“This is a popular science book exploring the limits of scientific explanation. In particular, it debates if all sciences will ultimately be reducible to physics. The journey starts with physics itself, where there is a gap between the micro (quantum) and the macro (classical) and moves into chemistry, biology and the social sciences. Written by a practising scientist, this volume offers a personal perspective on various topics and incorporates the latest research”–
My friendship with Freeman Dyson goes back over a half century. My first contact with him goes back to the late 1950s, when I was at the Institute for Advanced Study, and then evolved when I was a consultant at General Atomics in La Jolla, California. Freeman was then trying to design a space ship the Orion which would be propelled by atomic bombs. When I left the Institute, Freeman and I continued our correspondence and I saved his letters. They are written in an almost calligraphically elegant handwriting. It is hard to see how you could make a mistake in a mathematical computation if you wrote that clearly. The letters show his human side and his enormous range of knowledge. There are then two essays involving the physicist Fritz Houtermans who was an extraordinarily colorful character. There is a brief essay on Einstein’s collaboration with a fraud. There is even an essay on the Titius-Bode law and the new exo-planets. Because of my enduring interest in nuclear weapons, the reader will find essays devoted to that. There is also a bit of fiction at the end.
Readership: General public, students and academicians who are interested in issues related to science, technology and society.
International Young Physicists’ Tournament (IYPT), is one of the most prestigious international physics contests among high school students. This book is based on the solutions of 2015 IYPT problems. The authors are undergraduate students who participated the CUPT (Chinese Undergraduate Physics Tournament). It is intended as a college level solution to the challenging open-ended problems. It provides original, quantitative solutions in fulfilling seemingly impossible tasks. The young authors provide quantitative solutions to practical problems in everyday life.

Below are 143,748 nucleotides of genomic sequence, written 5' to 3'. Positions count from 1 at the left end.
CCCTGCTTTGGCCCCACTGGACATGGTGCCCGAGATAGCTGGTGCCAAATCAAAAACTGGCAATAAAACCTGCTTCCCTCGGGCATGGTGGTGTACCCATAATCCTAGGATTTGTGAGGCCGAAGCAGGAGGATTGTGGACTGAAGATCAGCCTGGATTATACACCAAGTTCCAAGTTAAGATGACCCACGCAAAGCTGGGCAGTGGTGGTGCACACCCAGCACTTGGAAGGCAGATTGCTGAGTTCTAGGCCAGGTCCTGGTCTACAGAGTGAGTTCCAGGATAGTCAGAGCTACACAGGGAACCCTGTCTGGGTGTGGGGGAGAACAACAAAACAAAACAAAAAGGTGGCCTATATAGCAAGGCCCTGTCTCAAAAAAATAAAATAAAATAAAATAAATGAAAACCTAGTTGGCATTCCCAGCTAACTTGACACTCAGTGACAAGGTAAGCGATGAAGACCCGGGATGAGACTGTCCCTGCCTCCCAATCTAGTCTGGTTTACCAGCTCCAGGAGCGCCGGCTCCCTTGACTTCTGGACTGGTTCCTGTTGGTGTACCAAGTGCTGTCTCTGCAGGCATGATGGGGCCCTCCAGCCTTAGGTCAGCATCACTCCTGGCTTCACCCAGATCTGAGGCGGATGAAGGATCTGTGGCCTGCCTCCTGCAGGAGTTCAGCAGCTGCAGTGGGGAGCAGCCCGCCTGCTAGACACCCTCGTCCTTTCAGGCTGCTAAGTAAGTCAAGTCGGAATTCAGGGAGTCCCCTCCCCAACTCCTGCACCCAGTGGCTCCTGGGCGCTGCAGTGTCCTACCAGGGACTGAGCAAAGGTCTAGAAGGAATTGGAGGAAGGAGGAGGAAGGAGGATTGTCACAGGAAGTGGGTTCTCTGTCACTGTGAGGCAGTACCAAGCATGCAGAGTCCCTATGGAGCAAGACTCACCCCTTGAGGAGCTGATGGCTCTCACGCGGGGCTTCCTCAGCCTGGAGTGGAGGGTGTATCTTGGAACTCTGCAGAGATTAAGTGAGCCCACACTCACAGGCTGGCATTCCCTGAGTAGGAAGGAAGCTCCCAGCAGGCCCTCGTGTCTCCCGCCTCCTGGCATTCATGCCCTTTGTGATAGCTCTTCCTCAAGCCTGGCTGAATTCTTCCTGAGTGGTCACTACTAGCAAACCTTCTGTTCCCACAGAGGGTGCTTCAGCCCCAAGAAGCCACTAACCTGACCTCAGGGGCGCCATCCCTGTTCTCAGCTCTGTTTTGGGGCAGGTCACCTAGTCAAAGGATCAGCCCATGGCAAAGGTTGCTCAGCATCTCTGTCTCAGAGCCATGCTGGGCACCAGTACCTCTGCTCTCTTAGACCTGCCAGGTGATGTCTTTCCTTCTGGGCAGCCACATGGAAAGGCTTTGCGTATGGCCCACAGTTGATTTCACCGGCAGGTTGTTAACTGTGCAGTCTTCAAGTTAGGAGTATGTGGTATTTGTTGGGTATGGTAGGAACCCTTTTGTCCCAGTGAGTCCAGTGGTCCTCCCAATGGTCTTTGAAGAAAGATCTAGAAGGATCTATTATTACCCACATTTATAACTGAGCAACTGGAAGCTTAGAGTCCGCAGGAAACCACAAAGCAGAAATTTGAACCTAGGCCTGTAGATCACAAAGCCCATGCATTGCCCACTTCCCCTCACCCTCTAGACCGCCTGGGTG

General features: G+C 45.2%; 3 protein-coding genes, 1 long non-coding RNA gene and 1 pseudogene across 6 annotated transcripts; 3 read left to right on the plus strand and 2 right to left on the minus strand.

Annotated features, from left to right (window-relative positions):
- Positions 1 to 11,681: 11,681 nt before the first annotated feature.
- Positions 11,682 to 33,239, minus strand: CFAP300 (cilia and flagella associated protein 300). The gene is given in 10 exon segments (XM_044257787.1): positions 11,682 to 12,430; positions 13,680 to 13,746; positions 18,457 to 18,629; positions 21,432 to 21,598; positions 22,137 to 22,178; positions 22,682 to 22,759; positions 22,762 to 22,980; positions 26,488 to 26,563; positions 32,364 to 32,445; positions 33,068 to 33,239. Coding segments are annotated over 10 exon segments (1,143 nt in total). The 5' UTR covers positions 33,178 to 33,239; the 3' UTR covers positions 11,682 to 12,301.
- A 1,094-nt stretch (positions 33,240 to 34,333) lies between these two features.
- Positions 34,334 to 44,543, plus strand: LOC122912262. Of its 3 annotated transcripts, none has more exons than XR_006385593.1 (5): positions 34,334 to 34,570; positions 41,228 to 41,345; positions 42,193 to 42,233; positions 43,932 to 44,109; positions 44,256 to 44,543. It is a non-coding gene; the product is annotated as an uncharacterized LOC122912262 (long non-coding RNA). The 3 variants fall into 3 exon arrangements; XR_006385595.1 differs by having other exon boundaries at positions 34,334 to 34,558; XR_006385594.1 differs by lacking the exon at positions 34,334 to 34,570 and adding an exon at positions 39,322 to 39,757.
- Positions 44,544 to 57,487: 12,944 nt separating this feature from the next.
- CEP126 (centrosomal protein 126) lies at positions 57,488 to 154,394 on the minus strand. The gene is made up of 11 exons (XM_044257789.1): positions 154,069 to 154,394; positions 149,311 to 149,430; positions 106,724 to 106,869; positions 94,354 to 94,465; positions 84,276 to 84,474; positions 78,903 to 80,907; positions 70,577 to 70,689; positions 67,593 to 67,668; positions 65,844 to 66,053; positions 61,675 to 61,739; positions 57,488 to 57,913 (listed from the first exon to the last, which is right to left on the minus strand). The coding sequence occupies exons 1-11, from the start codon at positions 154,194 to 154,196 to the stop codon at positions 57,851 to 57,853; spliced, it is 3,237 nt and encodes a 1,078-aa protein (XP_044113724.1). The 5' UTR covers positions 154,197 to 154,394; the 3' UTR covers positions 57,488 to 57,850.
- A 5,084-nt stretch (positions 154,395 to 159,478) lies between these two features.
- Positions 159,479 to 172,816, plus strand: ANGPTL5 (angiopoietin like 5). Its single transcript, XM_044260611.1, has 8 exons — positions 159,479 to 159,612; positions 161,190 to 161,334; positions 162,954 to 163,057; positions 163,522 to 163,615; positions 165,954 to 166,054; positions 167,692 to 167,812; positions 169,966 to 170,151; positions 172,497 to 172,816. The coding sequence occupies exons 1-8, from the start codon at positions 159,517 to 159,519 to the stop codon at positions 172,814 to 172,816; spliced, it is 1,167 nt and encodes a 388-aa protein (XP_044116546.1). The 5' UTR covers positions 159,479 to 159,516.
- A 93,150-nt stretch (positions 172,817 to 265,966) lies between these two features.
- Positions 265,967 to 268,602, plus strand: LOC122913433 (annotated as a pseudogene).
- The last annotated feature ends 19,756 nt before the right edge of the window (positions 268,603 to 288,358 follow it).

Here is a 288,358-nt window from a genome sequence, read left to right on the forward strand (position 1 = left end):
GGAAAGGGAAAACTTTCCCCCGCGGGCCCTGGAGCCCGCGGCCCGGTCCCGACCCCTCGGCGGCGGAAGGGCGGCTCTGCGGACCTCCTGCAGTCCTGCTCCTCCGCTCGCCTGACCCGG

This is a good reference book for undergraduates, advanced high school students, physics educators and curious public interested in the intriguing phenomenon in daily life.
A revision of the defining book covering the physics and classical mathematics necessary to understand electromagnetic fields in materials and at surfaces and interfaces. The third edition has been revised to address the changes in emphasis and applications that have occurred in the past twenty years.
This comprehensive text provides an introduction to basic nuclear physics, including nuclear decays and reactions and nuclear structure, while covering the essential areas of basic research and practical applications. Its emphasis on phenomonology and the results of real experiments distinguish this from all other texts available. Discussions of theory are reinforced with examples which illustrate and apply the theoretical formulism, thus aiding students in their reading and analysis of current literature. The text is designed to provide a core of material for students with minimal background in mathematics or quantum theory and offers more sophisticated material in separate sections.
Richard Feynman was one of the most famous and important physicists of the second half of the twentieth century. Awarded the Nobel Prize for Physics in 1965, celebrated for his spirited and engaging lectures, and briefly a star on the evening news for his presence on the commission investigating the explosion of the space shuttle Challenger, Feynman is best known for his contributions to the field of quantum electrodynamics. The Character of Physical Law, drawn from Feynman’s famous 1964 series of Messenger Lectures at Cornell, offers an introduction to modern physics — and to Feynman at his witty and enthusiastic best.
In this classic book (originally published in 1967), Feynman offers an overview of selected physical laws and gathers their common features, arguing that the importance of a physical law is not “how clever we are to have found it out” but “how clever nature is to pay attention to it.” He discusses such topics as the interaction of mathematics and physics, the principle of conservation, the puzzle of symmetry, and the process of scientific discovery. A foreword by 2004 Physics Nobel laureate Frank Wilczek updates some of Feynman’s observations — noting, however, “the need for these particular updates enhances rather than detracts from the book.” In The Character of Physical Law, Feynman chose to grapple with issues at the forefront of physics that seemed unresolved, important, and approachable.